2013 - 90 minutes
Directed by: Courtney Solomon
Written by: Sean Finegan, Gregg Maxwell Parker
Starring: Ethan Hawke, Selena Gomez, Jon Voight
If you find the Taken films a little too cerebral, Getaway may be just what you’re looking for. Instead of retired CIA agent Liam Neeson barreling through exotic locales to track down bad guys, Getaway has a retired racecar driver barreling through an exotic locale doing exactly what the bad guy is telling him to do. It’s easy to follow, too, because he’s in a car the whole time.
Well, not just a car - it’s a souped up Shelby Super Snake Mustang, outfitted with a bevy of cameras and microphones and reinforced with armor rendering it seemingly indestructible. The cameras and microphones so the driver, Brent Magna (Ethan Hawke), can remain under the watchful eyes and ears of “The Voice” (Jon Voight), who has kidnapped the driver’s wife in order to force compliance with his nefarious desires. Outfitted with armor so (literal) run-ins with the Sofia, Bulgaria authorities don’t slow him down. At least the police have the ignorance defense when they keep pursuing this super-vehicle; one of The Voice’s henchmen who should know better decides to futilely shoot a machine gun at it for about five minutes straight.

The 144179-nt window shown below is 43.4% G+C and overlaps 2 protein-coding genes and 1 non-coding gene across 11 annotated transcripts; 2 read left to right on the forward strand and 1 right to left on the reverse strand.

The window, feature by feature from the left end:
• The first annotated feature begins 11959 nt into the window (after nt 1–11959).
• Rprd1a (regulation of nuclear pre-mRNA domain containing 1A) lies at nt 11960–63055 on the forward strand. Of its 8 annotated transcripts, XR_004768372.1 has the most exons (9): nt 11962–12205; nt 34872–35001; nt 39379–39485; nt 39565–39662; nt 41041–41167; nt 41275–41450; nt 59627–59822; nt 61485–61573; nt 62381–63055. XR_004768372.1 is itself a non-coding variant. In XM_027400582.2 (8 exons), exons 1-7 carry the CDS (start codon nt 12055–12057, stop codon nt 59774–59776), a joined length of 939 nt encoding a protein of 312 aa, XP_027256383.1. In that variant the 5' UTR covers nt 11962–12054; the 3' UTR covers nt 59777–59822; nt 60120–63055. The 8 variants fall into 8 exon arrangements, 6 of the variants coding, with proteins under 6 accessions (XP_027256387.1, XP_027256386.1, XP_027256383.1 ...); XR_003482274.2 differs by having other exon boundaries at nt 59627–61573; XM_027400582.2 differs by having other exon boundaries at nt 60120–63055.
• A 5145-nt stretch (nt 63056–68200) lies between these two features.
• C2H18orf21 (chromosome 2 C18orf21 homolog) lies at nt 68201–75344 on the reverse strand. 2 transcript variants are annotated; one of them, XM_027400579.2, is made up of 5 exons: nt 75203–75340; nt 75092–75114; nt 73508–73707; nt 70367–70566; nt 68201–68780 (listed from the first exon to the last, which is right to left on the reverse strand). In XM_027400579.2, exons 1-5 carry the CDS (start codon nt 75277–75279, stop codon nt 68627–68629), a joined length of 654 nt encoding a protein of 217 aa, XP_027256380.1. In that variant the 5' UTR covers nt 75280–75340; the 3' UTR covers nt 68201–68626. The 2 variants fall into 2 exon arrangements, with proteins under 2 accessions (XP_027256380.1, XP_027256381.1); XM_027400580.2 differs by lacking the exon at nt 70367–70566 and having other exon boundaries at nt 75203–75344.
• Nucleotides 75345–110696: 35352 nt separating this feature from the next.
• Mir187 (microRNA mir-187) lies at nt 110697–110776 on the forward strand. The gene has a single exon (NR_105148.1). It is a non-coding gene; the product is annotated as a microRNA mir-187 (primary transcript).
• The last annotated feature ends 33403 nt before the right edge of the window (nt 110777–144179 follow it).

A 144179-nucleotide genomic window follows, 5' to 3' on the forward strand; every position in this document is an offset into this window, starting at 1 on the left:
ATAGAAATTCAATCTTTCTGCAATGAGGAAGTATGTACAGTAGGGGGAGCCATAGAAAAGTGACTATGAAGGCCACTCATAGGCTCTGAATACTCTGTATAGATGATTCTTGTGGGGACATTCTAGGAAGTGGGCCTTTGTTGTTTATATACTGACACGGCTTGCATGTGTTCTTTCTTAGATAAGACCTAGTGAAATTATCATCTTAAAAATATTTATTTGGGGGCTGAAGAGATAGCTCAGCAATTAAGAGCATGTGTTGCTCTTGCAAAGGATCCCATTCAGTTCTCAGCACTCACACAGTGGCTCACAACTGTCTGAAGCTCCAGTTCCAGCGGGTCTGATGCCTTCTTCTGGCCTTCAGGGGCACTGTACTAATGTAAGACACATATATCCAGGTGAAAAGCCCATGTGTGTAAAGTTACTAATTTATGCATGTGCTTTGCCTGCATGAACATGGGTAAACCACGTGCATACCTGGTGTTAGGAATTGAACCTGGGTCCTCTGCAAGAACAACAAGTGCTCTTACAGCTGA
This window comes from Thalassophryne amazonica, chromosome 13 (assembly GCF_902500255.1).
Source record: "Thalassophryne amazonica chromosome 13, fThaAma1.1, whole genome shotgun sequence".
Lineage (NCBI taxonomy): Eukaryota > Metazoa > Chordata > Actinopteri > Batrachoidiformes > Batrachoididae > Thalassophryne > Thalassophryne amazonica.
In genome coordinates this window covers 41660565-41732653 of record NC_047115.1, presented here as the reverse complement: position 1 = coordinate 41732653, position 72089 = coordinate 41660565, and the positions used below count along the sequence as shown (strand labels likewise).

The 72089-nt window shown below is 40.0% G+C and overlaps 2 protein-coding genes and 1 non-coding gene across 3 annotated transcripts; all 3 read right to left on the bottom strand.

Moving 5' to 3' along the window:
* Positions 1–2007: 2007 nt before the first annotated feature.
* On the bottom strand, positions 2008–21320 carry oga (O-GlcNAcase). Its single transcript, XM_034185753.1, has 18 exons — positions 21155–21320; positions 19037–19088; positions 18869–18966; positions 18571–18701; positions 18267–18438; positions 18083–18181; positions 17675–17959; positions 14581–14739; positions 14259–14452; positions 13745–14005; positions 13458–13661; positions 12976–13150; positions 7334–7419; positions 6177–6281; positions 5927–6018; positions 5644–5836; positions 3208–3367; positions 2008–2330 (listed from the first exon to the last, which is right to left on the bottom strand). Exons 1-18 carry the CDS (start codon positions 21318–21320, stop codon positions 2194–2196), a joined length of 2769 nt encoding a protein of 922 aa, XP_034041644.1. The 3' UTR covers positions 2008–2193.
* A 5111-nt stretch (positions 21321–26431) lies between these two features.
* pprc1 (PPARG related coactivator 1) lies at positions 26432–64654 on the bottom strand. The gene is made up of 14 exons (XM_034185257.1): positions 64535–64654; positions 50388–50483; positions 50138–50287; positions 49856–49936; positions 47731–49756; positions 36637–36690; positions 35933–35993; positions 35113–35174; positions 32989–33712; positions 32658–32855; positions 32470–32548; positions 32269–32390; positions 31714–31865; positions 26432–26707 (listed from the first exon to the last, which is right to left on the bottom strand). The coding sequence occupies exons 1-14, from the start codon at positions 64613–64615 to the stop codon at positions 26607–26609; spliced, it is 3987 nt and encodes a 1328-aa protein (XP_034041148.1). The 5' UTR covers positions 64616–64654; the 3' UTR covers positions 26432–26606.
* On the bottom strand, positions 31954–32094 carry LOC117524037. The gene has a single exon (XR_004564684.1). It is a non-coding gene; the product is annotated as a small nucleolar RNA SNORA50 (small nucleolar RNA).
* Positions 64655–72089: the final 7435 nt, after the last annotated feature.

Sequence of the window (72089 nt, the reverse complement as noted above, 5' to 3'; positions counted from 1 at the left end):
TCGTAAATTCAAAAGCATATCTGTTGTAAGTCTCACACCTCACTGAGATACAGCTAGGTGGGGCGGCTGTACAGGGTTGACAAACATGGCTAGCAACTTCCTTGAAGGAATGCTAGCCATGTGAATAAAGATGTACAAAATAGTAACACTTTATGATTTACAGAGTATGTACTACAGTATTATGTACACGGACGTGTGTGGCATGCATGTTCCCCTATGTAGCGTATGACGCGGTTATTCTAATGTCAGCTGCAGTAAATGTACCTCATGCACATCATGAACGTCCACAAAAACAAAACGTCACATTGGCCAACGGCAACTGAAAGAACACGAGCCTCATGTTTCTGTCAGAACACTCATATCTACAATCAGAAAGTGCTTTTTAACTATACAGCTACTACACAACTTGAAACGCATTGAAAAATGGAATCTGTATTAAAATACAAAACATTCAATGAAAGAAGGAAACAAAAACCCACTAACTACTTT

It really isn’t worth getting into the intricate details of the plot, even if it would be possible – we’d just be firing blindly and hopelessly like that unfortunate goon. Bad guy wants capable driver to drive certain places and do certain things so bad guy can execute his plan of stealing something that will net him lots and lots of money. The plan is hazy at first, and is even hazier when it’s revealed, but it doesn’t matter.
“The Kid” (Selena Gomez) – I guess the writers used up all of their cool name ideas with Brent Magna – hops in the car when she must to reveal a loose connection she has with the evil plan of The Voice. She also happens to be a computer hacker who can do magical things that nobody would never be able to do on her iPad; doing it all in plain sight and sound of the bad guy, but no bother.
The action can make up for the shortcomings of the script and basic common sense, no? No. Shots of squealing tires, cop cars overturning and very serious close-ups of Hawke using the gear-shifter and gas pedal are less than thrilling.
There is what appears as almost a moment of clarity for director Courtney Solomon for about 90 seconds near the film’s conclusion. In an unbroken shot, a camera mounted on the Cobra captures the action as it screams after a black SUV through intersections and around curves, gaining on each side until falling back. It really is a remarkable shot that deserves to be in a better movie.
Much like the film itself, the performances aren’t much to discuss. Hawke is in constant whiney yell mode; Gomez is in bored unaffected teenager mode; Jon Voight (or at least is mouth) is in monotone, non-descript bad European accent mode. His work on this film has to be the most screentime for just a mouth/lower jaw in cinema history – probably the first performance to ever be totally Skyped in. It would make sense considering the level of ineptitude and lack of thought up on the screen.
© 2013 by Blake Crane